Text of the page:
6. With the damaged spring out of the way, you now need to focus on installing the new extension spring, which is not all that daunting. The first thing you should do at this stage of garage door spring replacement is to replace the U-bracket back to the spring’s end. Make sure that the middle hole of the pulley aligns perfectly with the bracket hole’s end.
      7. Insert the remaining bolt through one side of the pulley and the bracket. Take a retaining nut and thread it on the bolt, and tighten it using the wrench and socket. Then, tug the reverse tip of the spring and hook it on the eye bolt behind the bracket, while doing so, ensure that the head of the bolt on the pulley points towards the track of the garage door.
      8. The next thing you need to do is to place the safety cable back on. Take it and push it through the spring and attach it either to the front wall, or the rear track hook. Whichever location you select, it needs to be a place that is easy to disconnect.
      9. Sandwich the end of the garage door cable between the U-bracket and the pulley. The cable should go through the pulley’s bottom in the direction of the gate. Also, ensure the cable on top of the lift stays in front of the track. Lastly, thread the tip of the wire at the middle, and on one of the cable clip’s hole.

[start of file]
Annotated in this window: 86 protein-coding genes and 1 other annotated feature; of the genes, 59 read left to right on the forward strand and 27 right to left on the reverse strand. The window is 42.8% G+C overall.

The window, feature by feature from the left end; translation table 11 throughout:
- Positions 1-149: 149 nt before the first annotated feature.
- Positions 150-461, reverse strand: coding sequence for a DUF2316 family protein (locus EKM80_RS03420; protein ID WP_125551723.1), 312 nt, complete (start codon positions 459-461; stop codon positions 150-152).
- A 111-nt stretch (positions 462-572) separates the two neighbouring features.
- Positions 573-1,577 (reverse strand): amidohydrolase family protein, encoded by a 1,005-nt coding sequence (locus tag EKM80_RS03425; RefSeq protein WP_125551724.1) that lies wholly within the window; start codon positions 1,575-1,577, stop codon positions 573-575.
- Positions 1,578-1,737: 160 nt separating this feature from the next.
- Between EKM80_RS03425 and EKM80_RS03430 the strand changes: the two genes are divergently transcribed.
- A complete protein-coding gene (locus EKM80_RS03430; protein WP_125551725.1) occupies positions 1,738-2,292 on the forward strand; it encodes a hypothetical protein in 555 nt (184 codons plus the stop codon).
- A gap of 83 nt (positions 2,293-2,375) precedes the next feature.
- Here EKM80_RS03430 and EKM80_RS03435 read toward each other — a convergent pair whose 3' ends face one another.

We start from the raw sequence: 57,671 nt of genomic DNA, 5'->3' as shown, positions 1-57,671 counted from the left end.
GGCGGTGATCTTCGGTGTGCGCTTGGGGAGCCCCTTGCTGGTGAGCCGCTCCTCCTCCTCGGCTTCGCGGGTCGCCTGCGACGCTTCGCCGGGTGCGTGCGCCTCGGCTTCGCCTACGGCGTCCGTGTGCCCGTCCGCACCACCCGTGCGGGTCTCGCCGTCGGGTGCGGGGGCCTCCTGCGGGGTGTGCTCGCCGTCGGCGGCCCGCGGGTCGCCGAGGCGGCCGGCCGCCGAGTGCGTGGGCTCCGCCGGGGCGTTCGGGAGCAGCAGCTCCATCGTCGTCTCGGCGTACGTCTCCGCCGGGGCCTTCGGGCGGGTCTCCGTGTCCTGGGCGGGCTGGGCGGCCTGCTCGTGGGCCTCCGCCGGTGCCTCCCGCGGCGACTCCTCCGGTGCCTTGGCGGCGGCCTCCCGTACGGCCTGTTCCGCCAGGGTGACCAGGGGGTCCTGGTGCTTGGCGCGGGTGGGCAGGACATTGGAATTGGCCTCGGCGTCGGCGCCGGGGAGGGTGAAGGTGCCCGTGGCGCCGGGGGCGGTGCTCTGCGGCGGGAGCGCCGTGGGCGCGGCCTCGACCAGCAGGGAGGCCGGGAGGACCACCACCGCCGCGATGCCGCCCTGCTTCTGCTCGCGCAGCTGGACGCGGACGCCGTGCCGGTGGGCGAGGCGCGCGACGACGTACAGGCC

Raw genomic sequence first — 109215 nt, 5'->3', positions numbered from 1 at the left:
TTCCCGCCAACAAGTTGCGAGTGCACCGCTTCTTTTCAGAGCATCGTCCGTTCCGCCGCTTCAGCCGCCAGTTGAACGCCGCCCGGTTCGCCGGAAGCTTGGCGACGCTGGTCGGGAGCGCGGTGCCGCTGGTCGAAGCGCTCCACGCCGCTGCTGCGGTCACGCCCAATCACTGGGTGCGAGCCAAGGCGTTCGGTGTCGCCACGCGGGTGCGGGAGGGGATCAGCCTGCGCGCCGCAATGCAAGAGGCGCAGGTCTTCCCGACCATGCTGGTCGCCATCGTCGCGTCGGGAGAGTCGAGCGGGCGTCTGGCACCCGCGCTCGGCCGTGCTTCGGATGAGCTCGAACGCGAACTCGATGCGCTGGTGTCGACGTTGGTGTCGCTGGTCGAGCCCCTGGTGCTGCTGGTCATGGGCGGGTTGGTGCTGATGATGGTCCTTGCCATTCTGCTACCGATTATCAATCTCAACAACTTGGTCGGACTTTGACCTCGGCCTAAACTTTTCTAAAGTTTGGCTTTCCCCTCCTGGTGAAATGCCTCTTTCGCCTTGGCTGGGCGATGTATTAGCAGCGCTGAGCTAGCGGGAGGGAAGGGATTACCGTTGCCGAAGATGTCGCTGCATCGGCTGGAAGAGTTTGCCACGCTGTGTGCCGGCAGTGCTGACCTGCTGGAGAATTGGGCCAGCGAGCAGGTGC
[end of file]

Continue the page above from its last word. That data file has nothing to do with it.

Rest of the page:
10. Slightly stretch the spring using one hand by extending the end of the rope, and attach the S-hook hanger inside the center hole located at the front side of the upper track. After stretching the spring, adjust the spring and cable clips’ cable to make the slack on the cable clip disappear. As soon as the slack is no more, firmly secure the cable by tying it into the clip. The best way of tying the cable is by inserting its end into one hole and looping it into the neighboring hole, and then looping it a second time through the initial hole, before pulling it tight.

With the above ten simple steps, you will have successfully carried out your first garage door spring replacement. The fun thing is that you have the opportunity to do the steps all over again. Place the ladder on the other side of the garage door then repeat all the steps as you did for the first side. When carrying out the garage door spring replacement, many people make the mistake of only replacing the worn out extension spring. Unfortunately, even though doing so will work in the short run, it is likely to create severe damage. Besides, the first spring will exert more pressure on the newly installed spring, making it wear out much faster.

If you want to reduce the possibility of the door becoming unbalanced or the spring wearing out too quickly, always replace both sides and carry out a balance check. After you are satisfied with the work, detach the C-clamps and the ladder from the door, plug back the lift system and re-engage the lift system’s opener arm.